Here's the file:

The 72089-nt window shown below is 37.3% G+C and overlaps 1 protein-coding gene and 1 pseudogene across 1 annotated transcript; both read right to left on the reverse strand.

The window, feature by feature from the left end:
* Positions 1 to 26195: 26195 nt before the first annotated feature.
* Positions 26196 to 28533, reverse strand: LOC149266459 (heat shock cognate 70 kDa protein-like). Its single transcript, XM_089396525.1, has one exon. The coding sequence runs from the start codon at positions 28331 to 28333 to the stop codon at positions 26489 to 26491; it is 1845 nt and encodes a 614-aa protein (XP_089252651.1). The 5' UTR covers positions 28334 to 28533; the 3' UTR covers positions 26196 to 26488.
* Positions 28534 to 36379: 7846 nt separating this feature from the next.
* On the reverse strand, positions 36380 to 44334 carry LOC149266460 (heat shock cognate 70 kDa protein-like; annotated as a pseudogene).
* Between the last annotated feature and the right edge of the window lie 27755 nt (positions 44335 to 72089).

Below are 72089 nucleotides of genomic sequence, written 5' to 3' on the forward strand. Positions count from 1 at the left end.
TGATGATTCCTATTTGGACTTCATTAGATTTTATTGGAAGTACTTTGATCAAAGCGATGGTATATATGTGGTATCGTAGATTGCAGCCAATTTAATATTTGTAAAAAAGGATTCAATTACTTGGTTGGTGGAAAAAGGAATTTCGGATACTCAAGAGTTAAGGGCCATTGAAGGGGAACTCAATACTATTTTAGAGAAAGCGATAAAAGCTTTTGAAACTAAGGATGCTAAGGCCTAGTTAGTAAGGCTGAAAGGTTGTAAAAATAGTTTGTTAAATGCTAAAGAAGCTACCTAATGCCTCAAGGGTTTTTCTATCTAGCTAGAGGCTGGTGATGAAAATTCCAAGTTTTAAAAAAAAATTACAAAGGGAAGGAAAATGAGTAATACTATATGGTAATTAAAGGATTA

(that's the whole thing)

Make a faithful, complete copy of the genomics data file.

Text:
The 72089-nt window shown below is 37.3% G+C and overlaps 1 protein-coding gene and 1 pseudogene across 1 annotated transcript; both read right to left on the reverse strand.

The window, feature by feature from the left end:
* Positions 1 to 26195: 26195 nt before the first annotated feature.
* Positions 26196 to 28533, reverse strand: LOC149266459 (heat shock cognate 70 kDa protein-like). Its single transcript, XM_089396525.1, has one exon. The coding sequence runs from the start codon at positions 28331 to 28333 to the stop codon at positions 26489 to 26491; it is 1845 nt and encodes a 614-aa protein (XP_089252651.1). The 5' UTR covers positions 28334 to 28533; the 3' UTR covers positions 26196 to 26488.
* Positions 28534 to 36379: 7846 nt separating this feature from the next.
* On the reverse strand, positions 36380 to 44334 carry LOC149266460 (heat shock cognate 70 kDa protein-like; annotated as a pseudogene).
* Between the last annotated feature and the right edge of the window lie 27755 nt (positions 44335 to 72089).

Below are 72089 nucleotides of genomic sequence, written 5' to 3' on the forward strand. Positions count from 1 at the left end.
TGATGATTCCTATTTGGACTTCATTAGATTTTATTGGAAGTACTTTGATCAAAGCGATGGTATATATGTGGTATCGTAGATTGCAGCCAATTTAATATTTGTAAAAAAGGATTCAATTACTTGGTTGGTGGAAAAAGGAATTTCGGATACTCAAGAGTTAAGGGCCATTGAAGGGGAACTCAATACTATTTTAGAGAAAGCGATAAAAGCTTTTGAAACTAAGGATGCTAAGGCCTAGTTAGTAAGGCTGAAAGGTTGTAAAAATAGTTTGTTAAATGCTAAAGAAGCTACCTAATGCCTCAAGGGTTTTTCTATCTAGCTAGAGGCTGGTGATGAAAATTCCAAGTTTTAAAAAAAAATTACAAAGGGAAGGAAAATGAGTAATACTATATGGTAATTAAAGGATTA